Cracking the code - Designing tomorrow's Virtual Reality software
Published: 10 Nov 2015 By Andrew Wade
Cheshire-based Virtalis designs cutting-edge virtual reality software used by companies including BAE Systems and Lockheed Martin. Programmer Caitlin Wilks has just joined the company’s development team. She talks to The Student Engineer about developing her coding skills, setting up her own games company, and working in collaboration with the British Geological Survey on Virtalis’s latest software.
Can you tell us a bit about your coding background?
My programming background is heavily tied to my passion for games. I started out with basic text games in BASIC, on handed-down computers and with very few learning resources. As soon as I got access to the internet I explored a diverse variety of alternatives, such as C, visual basic, delphi and 3D-graphics-oriented varieties of basic such as dark basic. I think I probably came across C++ at this point, but it was likely a bit ahead of me. GameMaker came out probably a year or two earlier, and that was a really great tool, because for the first time I could explore my creativity without getting bogged down in too many technical details.
A few years later, and the release of Half-Life 2 blew me away. My PC barely ran it at the time, but compared to other 3D games I’d played it seemed really gigantic and expansive. Once I learnt that it could be modded I was very excited to download the development tools, and desperate to learn C++. I remember staying up all night and reading Bruce Eckel’s ‘Thinking in C++’. I hate to think of what my first C++ programs looked like, but knowing what I know now about the complexity of C++, they can’t have been pretty.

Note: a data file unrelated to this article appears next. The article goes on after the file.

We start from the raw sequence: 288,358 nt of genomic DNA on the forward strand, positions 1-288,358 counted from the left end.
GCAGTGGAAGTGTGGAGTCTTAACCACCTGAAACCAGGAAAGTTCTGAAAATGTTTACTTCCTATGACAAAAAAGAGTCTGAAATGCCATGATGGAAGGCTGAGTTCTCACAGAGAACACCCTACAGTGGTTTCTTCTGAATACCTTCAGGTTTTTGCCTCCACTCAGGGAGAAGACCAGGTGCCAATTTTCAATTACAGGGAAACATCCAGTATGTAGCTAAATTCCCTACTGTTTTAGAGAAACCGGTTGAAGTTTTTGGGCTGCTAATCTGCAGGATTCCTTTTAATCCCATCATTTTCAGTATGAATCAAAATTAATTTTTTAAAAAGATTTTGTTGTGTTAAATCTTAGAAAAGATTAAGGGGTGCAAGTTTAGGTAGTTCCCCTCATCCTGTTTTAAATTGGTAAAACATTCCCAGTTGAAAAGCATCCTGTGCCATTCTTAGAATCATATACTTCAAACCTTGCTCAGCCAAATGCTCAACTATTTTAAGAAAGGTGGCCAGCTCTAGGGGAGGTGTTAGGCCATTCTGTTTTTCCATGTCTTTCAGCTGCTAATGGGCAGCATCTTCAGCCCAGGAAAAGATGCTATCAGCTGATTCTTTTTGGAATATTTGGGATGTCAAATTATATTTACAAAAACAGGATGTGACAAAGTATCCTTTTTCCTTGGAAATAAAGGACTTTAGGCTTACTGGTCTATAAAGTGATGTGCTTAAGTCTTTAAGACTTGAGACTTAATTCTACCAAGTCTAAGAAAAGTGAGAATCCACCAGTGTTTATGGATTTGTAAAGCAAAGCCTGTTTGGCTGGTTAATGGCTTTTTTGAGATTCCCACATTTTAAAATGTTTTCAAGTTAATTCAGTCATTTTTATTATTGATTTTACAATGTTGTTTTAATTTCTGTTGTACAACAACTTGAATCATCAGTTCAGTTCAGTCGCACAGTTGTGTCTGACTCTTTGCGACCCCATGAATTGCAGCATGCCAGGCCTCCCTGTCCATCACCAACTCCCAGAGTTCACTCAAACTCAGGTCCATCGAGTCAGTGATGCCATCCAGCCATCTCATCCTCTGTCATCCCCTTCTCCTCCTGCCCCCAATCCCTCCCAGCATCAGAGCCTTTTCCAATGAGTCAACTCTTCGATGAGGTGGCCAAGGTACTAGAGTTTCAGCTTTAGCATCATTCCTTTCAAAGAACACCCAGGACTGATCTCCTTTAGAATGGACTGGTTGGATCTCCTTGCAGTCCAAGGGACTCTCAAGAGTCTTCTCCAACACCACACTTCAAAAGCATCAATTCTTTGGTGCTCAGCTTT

The discovery of functional languages really broadened my perspectives, and I’ve spent the last year of university until now experimenting with them, where I’ve settled on Haskell. I really recommend to all programmers to learn a functional language, because it really forces you to think differently and broadens your perspectives.
And this background led you to form your own gaming company?
My games company Pillowdrift was a project three friends and I did in our university placement year. Displeased with the games industry and unable to find satisfying opportunities in it, we chose to go it alone and develop some of our own ideas. We started by developing some of the games we’d produced at university into complete products, and then set about working on a major new project in Unity 3D, ‘Stellar Swing’, which I’m actually very happy with (it’s available for free on our website along with a trailer). It’s a ‘3D swingy action puzzle game’, an attempt at making something that’s suitable for playing on mobile devices but that’s more complex than typical mobile games.
It’s also available on PC, which I personally think works better, so maybe that’s where it should have been targeted in the first place. There was a lot of interest, but in the end the game seemed a little complex and technical to play for most players on a mobile device. It’s still a lot of fun though, in my opinion.
I’m still in contact with my friends from Pillowdrift, but we’ve since mostly gone our own ways. One of us, Jitesh, actually ran a successful Kickstarter for his Japanese language learning game Koe, which he’s working on now.
What did you study at Derby?
After school I chose to go to the University of Derby to study Computer Games Programming. I chose that course and university after researching a number of alternatives, as it was the only one which actually left me convinced by the course contents and staff. Overall it was really a great opportunity. I met a number of like-minded people, and had time to develop my ideas outside of classes. The only thing I regret is not spending more time making games while I was there, with such little obligation outside of that.
How did the opportunity with Virtalis come about?
After university, I chose to return home to spend some time with my family. Coincidentally, another of the friends who I started Pillowdrift with contacted me, asking if I was looking for a job. It turned out that he had moved only a few miles away from me to work for Virtalis. It seemed like a perfect opportunity to me - C++ programming in an interesting sector, and I wouldn’t have to move away like I did for university.